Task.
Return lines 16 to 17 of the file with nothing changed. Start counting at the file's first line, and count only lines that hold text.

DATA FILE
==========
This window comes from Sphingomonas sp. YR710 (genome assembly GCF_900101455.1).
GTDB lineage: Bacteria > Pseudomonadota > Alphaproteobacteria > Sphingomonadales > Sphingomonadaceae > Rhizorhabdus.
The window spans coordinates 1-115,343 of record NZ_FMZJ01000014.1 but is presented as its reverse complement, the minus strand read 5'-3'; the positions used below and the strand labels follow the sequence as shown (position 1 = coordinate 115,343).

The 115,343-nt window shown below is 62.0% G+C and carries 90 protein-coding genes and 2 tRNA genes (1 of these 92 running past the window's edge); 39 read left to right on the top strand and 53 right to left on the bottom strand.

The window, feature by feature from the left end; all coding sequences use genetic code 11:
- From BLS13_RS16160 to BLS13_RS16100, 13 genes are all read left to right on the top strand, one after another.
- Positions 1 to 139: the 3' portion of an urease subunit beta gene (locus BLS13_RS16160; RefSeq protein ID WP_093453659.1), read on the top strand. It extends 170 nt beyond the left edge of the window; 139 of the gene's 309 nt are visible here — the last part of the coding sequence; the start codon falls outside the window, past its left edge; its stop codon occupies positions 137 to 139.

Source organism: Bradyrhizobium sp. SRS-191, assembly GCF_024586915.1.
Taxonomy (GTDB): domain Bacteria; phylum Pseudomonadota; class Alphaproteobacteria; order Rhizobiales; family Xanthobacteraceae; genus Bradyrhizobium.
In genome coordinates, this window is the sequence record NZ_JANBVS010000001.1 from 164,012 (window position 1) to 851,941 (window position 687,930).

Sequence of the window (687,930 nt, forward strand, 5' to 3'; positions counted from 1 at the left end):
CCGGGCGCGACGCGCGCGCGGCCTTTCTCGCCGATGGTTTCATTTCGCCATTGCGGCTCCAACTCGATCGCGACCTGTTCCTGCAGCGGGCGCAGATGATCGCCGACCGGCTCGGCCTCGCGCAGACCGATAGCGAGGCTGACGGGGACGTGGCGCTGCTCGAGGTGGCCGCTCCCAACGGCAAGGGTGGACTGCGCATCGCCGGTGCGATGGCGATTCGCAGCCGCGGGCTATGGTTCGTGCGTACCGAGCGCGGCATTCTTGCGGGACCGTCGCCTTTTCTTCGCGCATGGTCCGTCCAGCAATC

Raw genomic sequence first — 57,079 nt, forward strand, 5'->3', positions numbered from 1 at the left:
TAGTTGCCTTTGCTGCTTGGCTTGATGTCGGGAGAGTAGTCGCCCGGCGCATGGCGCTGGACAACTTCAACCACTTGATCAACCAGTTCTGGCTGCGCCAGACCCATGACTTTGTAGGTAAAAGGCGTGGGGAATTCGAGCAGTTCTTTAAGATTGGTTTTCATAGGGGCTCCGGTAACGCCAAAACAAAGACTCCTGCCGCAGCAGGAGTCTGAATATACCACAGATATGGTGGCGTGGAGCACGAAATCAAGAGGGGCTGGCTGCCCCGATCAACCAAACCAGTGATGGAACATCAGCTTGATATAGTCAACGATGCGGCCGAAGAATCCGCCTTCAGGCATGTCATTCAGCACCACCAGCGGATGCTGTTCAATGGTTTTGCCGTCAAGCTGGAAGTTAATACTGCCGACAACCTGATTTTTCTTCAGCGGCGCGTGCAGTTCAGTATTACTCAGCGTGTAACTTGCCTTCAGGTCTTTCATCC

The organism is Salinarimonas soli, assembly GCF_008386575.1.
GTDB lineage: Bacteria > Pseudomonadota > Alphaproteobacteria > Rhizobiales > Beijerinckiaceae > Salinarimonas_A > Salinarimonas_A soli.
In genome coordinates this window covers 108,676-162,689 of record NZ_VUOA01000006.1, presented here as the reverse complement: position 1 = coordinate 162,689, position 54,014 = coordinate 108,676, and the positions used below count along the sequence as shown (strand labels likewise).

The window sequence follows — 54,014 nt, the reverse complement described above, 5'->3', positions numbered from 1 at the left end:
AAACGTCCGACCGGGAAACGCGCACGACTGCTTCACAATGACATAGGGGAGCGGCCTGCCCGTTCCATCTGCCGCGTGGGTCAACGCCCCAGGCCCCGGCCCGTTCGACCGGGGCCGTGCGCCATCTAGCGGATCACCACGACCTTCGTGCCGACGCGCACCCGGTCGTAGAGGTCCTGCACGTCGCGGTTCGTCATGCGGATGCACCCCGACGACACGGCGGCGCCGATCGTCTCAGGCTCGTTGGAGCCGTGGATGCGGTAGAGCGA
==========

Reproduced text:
GTDB lineage: Bacteria > Pseudomonadota > Alphaproteobacteria > Rhizobiales > Beijerinckiaceae > Salinarimonas_A > Salinarimonas_A soli.
In genome coordinates this window covers 108,676-162,689 of record NZ_VUOA01000006.1, presented here as the reverse complement: position 1 = coordinate 162,689, position 54,014 = coordinate 108,676, and the positions used below count along the sequence as shown (strand labels likewise).